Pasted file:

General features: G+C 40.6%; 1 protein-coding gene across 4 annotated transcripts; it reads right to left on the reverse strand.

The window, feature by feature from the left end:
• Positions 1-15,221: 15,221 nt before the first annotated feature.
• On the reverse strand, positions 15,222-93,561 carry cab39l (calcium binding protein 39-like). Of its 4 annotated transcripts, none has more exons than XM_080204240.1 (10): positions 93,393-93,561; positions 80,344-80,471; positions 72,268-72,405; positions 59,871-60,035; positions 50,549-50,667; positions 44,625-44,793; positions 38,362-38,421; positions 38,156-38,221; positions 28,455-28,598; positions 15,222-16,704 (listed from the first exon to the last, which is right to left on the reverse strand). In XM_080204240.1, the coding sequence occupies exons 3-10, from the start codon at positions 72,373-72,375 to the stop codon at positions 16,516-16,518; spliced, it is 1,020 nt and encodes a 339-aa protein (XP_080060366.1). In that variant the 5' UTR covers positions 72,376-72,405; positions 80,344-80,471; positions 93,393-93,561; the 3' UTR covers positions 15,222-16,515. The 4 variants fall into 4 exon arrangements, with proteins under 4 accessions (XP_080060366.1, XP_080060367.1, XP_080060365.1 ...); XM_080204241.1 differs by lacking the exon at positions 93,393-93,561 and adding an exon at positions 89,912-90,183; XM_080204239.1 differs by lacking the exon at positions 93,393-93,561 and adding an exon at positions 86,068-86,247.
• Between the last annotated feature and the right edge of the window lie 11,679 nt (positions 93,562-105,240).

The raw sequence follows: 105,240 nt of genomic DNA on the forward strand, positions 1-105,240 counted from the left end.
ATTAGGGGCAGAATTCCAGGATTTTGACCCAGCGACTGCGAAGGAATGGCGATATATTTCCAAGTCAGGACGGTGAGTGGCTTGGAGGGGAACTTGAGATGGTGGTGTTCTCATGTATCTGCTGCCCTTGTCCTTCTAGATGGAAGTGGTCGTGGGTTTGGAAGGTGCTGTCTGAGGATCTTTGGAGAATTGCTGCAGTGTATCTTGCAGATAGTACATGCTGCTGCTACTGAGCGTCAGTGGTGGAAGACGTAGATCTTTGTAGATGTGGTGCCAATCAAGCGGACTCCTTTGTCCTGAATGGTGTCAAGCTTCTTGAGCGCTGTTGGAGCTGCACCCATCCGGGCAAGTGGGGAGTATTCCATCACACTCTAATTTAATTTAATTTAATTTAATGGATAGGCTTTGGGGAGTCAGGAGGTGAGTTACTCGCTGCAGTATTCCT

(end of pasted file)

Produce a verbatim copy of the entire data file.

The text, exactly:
General features: G+C 40.6%; 1 protein-coding gene across 4 annotated transcripts; it reads right to left on the reverse strand.

The window, feature by feature from the left end:
• Positions 1-15,221: 15,221 nt before the first annotated feature.
• On the reverse strand, positions 15,222-93,561 carry cab39l (calcium binding protein 39-like). Of its 4 annotated transcripts, none has more exons than XM_080204240.1 (10): positions 93,393-93,561; positions 80,344-80,471; positions 72,268-72,405; positions 59,871-60,035; positions 50,549-50,667; positions 44,625-44,793; positions 38,362-38,421; positions 38,156-38,221; positions 28,455-28,598; positions 15,222-16,704 (listed from the first exon to the last, which is right to left on the reverse strand). In XM_080204240.1, the coding sequence occupies exons 3-10, from the start codon at positions 72,373-72,375 to the stop codon at positions 16,516-16,518; spliced, it is 1,020 nt and encodes a 339-aa protein (XP_080060366.1). In that variant the 5' UTR covers positions 72,376-72,405; positions 80,344-80,471; positions 93,393-93,561; the 3' UTR covers positions 15,222-16,515. The 4 variants fall into 4 exon arrangements, with proteins under 4 accessions (XP_080060366.1, XP_080060367.1, XP_080060365.1 ...); XM_080204241.1 differs by lacking the exon at positions 93,393-93,561 and adding an exon at positions 89,912-90,183; XM_080204239.1 differs by lacking the exon at positions 93,393-93,561 and adding an exon at positions 86,068-86,247.
• Between the last annotated feature and the right edge of the window lie 11,679 nt (positions 93,562-105,240).

The raw sequence follows: 105,240 nt of genomic DNA on the forward strand, positions 1-105,240 counted from the left end.
ATTAGGGGCAGAATTCCAGGATTTTGACCCAGCGACTGCGAAGGAATGGCGATATATTTCCAAGTCAGGACGGTGAGTGGCTTGGAGGGGAACTTGAGATGGTGGTGTTCTCATGTATCTGCTGCCCTTGTCCTTCTAGATGGAAGTGGTCGTGGGTTTGGAAGGTGCTGTCTGAGGATCTTTGGAGAATTGCTGCAGTGTATCTTGCAGATAGTACATGCTGCTGCTACTGAGCGTCAGTGGTGGAAGACGTAGATCTTTGTAGATGTGGTGCCAATCAAGCGGACTCCTTTGTCCTGAATGGTGTCAAGCTTCTTGAGCGCTGTTGGAGCTGCACCCATCCGGGCAAGTGGGGAGTATTCCATCACACTCTAATTTAATTTAATTTAATTTAATGGATAGGCTTTGGGGAGTCAGGAGGTGAGTTACTCGCTGCAGTATTCCT